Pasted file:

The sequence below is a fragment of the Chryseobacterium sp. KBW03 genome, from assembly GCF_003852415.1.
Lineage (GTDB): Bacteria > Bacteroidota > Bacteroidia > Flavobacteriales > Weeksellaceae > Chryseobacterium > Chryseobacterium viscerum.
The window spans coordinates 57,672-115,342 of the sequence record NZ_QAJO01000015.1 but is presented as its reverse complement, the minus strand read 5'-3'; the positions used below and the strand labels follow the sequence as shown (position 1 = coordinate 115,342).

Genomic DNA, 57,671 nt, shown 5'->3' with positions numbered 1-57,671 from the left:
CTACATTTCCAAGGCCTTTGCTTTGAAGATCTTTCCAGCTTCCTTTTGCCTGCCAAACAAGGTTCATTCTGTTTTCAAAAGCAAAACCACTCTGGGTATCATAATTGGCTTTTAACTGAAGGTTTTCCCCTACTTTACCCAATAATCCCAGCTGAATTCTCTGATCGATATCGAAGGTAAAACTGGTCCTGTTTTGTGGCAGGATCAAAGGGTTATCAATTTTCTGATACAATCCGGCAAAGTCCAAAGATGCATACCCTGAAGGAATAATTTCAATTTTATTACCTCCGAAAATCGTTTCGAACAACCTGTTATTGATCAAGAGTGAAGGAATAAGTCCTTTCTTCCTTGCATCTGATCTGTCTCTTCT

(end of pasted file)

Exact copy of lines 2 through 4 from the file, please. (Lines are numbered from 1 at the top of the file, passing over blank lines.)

Lineage (GTDB): Bacteria > Bacteroidota > Bacteroidia > Flavobacteriales > Weeksellaceae > Chryseobacterium > Chryseobacterium viscerum.
The window spans coordinates 57,672-115,342 of the sequence record NZ_QAJO01000015.1 but is presented as its reverse complement, the minus strand read 5'-3'; the positions used below and the strand labels follow the sequence as shown (position 1 = coordinate 115,342).

Genomic DNA, 57,671 nt, shown 5'->3' with positions numbered 1-57,671 from the left: